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Title: Behavior of supercooled aqueous solutions stemming from hidden liquid–liquid transition in water

A popular hypothesis that explains the anomalies of supercooled water is the existence of a metastable liquid–liquid transition hidden below the line of homogeneous nucleation. If this transition exists and if it is terminated by a critical point, the addition of a solute should generate a line of liquid–liquid critical points emanating from the critical point of pure metastable water. We have analyzed thermodynamic consequences of this scenario. In particular, we consider the behavior of two systems, H{sub 2}O-NaCl and H{sub 2}O-glycerol. We find the behavior of the heat capacity in supercooled aqueous solutions of NaCl, as reported by Archer and Carter [J. Phys. Chem. B 104, 8563 (2000)], to be consistent with the presence of the metastable liquid–liquid transition. We elucidate the non-conserved nature of the order parameter (extent of “reaction” between two alternative structures of water) and the consequences of its coupling with conserved properties (density and concentration). We also show how the shape of the critical line in a solution controls the difference in concentration of the coexisting liquid phases.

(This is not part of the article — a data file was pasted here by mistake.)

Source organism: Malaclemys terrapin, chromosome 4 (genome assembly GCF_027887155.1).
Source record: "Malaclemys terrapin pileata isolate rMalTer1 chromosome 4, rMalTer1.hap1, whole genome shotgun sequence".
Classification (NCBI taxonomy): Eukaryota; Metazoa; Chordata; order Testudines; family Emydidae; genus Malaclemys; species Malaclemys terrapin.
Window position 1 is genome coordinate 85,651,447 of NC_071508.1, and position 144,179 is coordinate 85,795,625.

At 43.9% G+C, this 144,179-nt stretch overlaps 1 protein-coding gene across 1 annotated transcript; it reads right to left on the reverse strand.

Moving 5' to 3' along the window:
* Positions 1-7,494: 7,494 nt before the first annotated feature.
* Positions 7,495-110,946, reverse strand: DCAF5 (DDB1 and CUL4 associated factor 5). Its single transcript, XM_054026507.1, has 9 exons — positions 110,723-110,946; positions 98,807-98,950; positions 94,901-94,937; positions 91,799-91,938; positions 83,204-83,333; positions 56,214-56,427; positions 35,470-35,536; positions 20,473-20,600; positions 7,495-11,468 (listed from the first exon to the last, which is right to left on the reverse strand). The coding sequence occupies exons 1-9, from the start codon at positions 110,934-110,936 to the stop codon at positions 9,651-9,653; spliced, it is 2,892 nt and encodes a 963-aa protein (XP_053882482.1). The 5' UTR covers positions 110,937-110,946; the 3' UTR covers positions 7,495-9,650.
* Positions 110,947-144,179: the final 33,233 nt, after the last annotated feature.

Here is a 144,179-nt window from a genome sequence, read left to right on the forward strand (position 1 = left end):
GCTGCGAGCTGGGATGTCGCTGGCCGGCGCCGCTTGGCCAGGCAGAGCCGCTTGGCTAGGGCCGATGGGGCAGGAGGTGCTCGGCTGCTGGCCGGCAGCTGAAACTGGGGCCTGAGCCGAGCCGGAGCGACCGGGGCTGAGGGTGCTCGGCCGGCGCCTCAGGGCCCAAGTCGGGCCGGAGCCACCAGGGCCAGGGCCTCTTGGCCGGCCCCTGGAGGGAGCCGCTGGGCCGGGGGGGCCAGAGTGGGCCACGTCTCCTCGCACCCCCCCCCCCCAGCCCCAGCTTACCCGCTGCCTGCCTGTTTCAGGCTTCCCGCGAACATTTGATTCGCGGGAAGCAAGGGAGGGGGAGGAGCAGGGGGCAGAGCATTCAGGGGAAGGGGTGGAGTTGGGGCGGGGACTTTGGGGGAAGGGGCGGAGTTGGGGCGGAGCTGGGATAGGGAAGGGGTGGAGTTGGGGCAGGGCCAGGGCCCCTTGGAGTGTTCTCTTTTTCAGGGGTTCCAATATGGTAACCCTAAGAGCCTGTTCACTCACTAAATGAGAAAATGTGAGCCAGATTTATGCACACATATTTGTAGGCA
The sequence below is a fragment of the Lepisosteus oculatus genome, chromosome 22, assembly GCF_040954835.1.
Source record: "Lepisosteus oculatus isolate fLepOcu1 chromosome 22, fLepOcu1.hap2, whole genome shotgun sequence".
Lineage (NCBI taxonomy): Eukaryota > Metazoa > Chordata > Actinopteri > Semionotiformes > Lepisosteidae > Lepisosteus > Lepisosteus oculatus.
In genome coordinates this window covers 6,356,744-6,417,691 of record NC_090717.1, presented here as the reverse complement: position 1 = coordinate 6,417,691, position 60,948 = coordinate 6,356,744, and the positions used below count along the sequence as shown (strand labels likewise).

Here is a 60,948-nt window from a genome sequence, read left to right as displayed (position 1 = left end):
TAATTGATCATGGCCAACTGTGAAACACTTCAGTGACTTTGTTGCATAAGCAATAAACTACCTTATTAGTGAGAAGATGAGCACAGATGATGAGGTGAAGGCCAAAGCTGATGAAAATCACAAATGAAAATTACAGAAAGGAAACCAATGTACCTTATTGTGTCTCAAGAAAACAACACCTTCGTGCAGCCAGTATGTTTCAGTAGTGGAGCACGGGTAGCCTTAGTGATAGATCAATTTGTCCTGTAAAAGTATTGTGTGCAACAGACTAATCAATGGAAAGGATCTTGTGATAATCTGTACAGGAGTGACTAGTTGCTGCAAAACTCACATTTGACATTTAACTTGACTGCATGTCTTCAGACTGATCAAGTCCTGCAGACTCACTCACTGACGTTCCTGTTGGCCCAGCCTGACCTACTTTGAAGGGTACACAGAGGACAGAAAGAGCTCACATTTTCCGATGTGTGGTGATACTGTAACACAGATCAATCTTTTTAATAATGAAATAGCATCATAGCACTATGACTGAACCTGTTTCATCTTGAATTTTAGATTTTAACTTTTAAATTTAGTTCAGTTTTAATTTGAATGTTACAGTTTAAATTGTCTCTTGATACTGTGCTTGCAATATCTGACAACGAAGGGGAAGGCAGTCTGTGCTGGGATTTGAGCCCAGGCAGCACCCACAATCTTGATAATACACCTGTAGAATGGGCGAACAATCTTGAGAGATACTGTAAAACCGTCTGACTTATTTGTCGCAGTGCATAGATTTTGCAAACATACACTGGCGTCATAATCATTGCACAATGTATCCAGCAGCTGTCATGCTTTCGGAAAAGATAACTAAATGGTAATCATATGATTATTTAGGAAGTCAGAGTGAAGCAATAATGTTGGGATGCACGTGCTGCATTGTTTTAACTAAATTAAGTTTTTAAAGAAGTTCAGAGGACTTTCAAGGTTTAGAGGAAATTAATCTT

Authors:
; ;  [1]
  1. Institute for Physical Science and Technology and Department of Chemical and Biomolecular Engineering, University of Maryland, College Park, Maryland 20742 (United States)
Publication Date:
OSTI Identifier:
22419804
Resource Type:
Journal Article
Resource Relation:
Journal Name: Journal of Chemical Physics; Journal Volume: 141; Journal Issue: 7; Other Information: (c) 2014 AIP Publishing LLC; Country of input: International Atomic Energy Agency (IAEA)
Country of Publication:
United States
Language:
English
Subject:
37 INORGANIC, ORGANIC, PHYSICAL AND ANALYTICAL CHEMISTRY; AQUEOUS SOLUTIONS; CONTROL; COUPLING; DENSITY; GLYCEROL; LIQUIDS; NUCLEATION; SODIUM CHLORIDES; SOLUTES; SPECIFIC HEAT; WATER